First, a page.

Hero Moto union leaders to go on hunger strike

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SummaryIntensifying their protest against the Hero MotoCorp management on the impasse over ongoing wage negotiations, leaders of the Gurgaon plant union on Monday decided to go on an indefinite hunger strike starting Thursday.

Intensifying their protest against the Hero MotoCorp management on the impasse over ongoing wage negotiations, leaders of the Gurgaon plant union on Monday decided to go on an indefinite hunger strike starting Thursday. The workers’ body, Hero MotoCorp Workers’ Union (HMCWU), has already sent a notice to the company outlining its plans and was expected to inform the Haryana labour department later in the evening.

“We have decided that only the HMCWU office bearers, which is around seven people, will go on the hunger strike. The workers are not being asked to join us because we do not want to impact production in any way and we want our protest to remain peaceful. If this does not help, we may extend the protest to the workers as well,” Bhim Rao, HMCWU general secretary, told FE. HMCWU represents around 1,200 workers at Hero’s Gurgaon facility, but the wage talks are likely to have a bearing on around 6,000 contract workers as well.

Union president Kanwalpreet Singh said workers at Hero’s Dharuhera plant in Rajasthan have also extended support, but are not expected to join the hunger strike. “We are fighting for our demands and it is not directly related to them,” he said.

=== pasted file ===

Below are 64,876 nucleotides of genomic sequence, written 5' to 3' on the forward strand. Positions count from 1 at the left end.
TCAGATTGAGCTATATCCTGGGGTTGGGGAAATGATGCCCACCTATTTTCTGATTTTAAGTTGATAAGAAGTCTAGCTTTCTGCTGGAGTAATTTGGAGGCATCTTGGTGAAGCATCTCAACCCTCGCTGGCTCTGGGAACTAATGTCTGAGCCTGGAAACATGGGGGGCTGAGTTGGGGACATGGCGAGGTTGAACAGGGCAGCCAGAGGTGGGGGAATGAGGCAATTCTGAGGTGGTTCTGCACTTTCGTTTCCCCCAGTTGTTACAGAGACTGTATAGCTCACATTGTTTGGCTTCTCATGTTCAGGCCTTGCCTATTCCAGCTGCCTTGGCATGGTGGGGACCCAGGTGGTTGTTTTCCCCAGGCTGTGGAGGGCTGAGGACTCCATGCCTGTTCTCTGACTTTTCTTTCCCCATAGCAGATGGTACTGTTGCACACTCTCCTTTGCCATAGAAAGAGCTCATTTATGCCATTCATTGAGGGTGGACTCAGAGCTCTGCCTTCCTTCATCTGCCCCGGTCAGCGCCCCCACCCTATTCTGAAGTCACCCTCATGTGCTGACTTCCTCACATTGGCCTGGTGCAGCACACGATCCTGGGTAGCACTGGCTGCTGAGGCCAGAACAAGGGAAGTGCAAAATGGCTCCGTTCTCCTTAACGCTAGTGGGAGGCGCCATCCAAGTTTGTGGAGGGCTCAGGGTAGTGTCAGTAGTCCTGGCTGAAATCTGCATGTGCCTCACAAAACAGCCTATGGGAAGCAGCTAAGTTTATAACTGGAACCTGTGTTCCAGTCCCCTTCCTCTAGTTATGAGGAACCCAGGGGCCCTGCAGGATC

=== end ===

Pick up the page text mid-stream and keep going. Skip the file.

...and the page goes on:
“Also, their union is heading towards an election soon; so, we have not asked them to join us,” he said.

The development comes after around six months and over 60 rounds of wage talks. Many of these meetings have been held in the presence of Haryana labour department officials. The last round was on Friday. A date for the next meeting is yet to be fixed, sources said.

HMCWU wants a Rs 14,000-15,000 monthly wage hike (monthly average salary currently is Rs 46,000) to match recent hikes given by Maruti Suzuki and Honda Motorcycle to their workers in the same region. However, the company has reportedly offered a hike of only around Rs 8,500 a month.

The Gurgaon plant makes about 8,000 scooters and bikes a day across three assembly lines. The factory had last seen a strike in 2006 over wage issues and demand for regularising contract workers.

While HMCWU has threatened to strike work several times in the last month, till now it has only resorted to a production slowdown for two days in January, apart from holding a silent protest in the same month when the workers boycotted company-provided snacks.

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